While 'no taxation without representation' was a rallying cry, it was not the taxation itself, to pay for the French American War that was protested, but the way in which no one consulted those to do the paying on how much or how fast the money was to go to the Crown. The Colonists were more than willing to pay their debts, but not to be impoverished in that doing. Unlike many another revolution, what was on the table wasn't money, but how to pay for things owed.

So many revolutions look to perfect their society and right all of the wrongs... the American Revolution looks at us as people as puts forth that we are not perfect and cannot reach perfection... but it is within our grasp to be 'more perfect' and keep an eye on that distant goal because it is worth moving towards. Instead of zeal... humility, because we have much to be humble for and much to strive for.

That does, indeed, come out of the common law and that, itself, was heavily influenced by the Norse ways of doing things. For no King was before the Althing, the convocation of the peoples, and you crossed that at your peril... a harsh way of life that, but seen as just and fair to the community, even when seemingly unjust to an individual. That tempered and fused across Britain into Scotland and Ireland and into America. For all the classical underpinnings of the Declaration, it is the Constitution that bears that stamp, where government is accountable to the People, and crosses them at its peril.

Jungle Mom said...

I must say most of this comes from notes of my children's High school studies of South American history.
With a few added thoughts of my own. I can not remember the name of the book we were using at the time. Our books were left in the jungle and I only have their notebooks available
to me here.
I hope this is helpful.

SERENDIP said...

Thank you AJ and JM both for your insights. I recently discovered that none of our American revolutionary writers, poets, scholars have been translated into Persian...Not one...You know I have a few regular visitors from Iran and I wish I had time and could write about the American revolution and John Locke's liberal ideas; on theory of the "social contract" and about the "Founding Fathers" Samuel Adams, Patrick Henry, Thomas Paine, Benjamin Franklin, George Washington, Thomas Jefferson, and John Adams. I think the best way to fight extremism of the Islamists is to promote and educate others on the American revolution..Democracy in many parts of the world is still a radical idea though we have taken it for granted.

Rosemary said...

Great post! It is true that we do not have a true democracy. We have a Republic. (Not a Republic as in the party, but a representative gov't.) This guards the God-given rights of the minority.

Dear Lord! Why would we ever want to shove this down other countries! (SARCASM. lol)

Rosemary said...

PS. Jungle Mom is a very kind-hearted spirit that we are fortunate to 'know'. I just love this thing they call internet! :)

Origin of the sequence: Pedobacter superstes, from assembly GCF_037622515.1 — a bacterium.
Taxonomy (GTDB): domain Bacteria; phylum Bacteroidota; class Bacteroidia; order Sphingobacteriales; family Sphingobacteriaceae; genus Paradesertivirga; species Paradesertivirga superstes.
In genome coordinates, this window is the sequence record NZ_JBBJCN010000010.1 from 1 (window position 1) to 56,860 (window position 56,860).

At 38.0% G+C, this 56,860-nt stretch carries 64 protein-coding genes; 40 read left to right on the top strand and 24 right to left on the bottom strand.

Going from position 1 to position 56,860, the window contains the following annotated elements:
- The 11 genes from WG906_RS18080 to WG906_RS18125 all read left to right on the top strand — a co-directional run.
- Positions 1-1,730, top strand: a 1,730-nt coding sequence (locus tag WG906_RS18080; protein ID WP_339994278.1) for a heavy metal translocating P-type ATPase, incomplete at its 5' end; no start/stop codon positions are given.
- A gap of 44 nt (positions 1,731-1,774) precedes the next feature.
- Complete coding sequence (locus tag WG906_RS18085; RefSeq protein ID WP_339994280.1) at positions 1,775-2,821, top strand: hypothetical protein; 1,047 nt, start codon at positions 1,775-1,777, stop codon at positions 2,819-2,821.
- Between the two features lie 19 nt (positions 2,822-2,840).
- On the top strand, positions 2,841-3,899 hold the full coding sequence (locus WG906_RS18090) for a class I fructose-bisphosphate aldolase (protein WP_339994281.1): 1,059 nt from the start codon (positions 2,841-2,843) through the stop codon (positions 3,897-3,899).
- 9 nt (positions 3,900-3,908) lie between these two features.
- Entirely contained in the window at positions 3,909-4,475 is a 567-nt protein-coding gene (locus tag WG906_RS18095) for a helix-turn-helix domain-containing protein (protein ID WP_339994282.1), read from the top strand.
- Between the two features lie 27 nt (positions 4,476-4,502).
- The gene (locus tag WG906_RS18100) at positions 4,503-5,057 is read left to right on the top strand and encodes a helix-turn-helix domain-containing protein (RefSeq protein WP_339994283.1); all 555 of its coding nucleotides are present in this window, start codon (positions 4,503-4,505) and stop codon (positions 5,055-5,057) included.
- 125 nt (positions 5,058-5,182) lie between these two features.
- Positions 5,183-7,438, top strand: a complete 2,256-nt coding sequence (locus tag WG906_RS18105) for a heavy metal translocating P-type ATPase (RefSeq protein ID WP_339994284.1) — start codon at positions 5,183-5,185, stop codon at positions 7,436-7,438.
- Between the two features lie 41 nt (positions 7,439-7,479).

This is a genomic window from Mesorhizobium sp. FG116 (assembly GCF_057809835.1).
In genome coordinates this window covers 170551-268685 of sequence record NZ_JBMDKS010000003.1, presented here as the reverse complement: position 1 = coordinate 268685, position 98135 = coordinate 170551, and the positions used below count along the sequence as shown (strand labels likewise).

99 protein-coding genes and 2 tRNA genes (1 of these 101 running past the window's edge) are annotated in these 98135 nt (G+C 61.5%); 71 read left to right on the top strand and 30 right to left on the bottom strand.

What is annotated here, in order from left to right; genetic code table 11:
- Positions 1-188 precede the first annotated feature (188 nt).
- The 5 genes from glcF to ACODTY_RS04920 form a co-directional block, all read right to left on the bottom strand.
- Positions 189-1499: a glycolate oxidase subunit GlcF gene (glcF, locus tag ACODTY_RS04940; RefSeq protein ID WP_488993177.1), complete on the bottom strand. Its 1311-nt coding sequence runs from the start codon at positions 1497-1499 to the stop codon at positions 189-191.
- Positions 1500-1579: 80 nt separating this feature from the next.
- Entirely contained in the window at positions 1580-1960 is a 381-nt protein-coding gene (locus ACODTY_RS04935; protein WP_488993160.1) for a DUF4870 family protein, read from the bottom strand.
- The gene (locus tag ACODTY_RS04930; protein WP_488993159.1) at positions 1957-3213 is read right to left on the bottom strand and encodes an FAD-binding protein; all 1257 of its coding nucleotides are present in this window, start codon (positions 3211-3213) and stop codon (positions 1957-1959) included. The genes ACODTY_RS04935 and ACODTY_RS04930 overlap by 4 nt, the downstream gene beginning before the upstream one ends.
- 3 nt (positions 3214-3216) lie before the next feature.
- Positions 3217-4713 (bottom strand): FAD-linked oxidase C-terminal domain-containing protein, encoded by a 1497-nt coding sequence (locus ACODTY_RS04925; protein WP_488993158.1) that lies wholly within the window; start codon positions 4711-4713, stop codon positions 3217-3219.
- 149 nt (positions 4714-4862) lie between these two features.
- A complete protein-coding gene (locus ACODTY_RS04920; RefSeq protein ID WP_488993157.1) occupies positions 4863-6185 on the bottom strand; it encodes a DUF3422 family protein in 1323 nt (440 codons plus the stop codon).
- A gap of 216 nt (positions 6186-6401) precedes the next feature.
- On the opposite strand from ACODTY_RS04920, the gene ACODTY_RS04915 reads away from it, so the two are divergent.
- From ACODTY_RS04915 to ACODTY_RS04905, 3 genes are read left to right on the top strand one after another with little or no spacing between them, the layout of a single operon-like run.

Rosemary said...

Dear Serendip,
Many Persian readers have (or can get) what is known as a 'translator'. It is a program that translates any language into Farsi. You could find some of the books you wish to share with them through google and provide the link! Just a thought...

SERENDIP said...

Dear Rosemary: Thank you. I've been looking for a decent translator on the Net but so far the quality of translations are atrocious. In fact, I needed to translate a letter today into English and tried a few of them but to no avail. I ended up having to translate the letter myself and it's not really easy for me to do that since I've forgotten a lot of the vocabularies...but it was good practic today...LOL

If you know of any good translating software online, please let me know. Thanks.

A Jacksonian said...

The place to start is Project Gutenberg for the original texts of works plus The National Archives which is slowly converting a huge mass of documents into digital format. Hard to get a translation without the texts involved. It appears the State Dept has a multilingual version of some documents here with Arabic and Chinese included. Also the Library of Congress on historical documents. Finally a free online book page, that has links to a huge amount of free books.

As for translation... the various online translation sites have had problems even doing simple Danish/English, Swedish/English translations and transliterations in my experience... That is getting better but very slowly, and human translation can often get idiomatic texts better than just the straight translation. Things like the Phraselator while useful for on-the-spot things are not what you would want. So doing English to Farsi may be something that is pretty hit and miss.

The State Dept. was supposed to be working on getting the major governmental founding documents translated into Arabic, as seen above... Farsi is another question all together.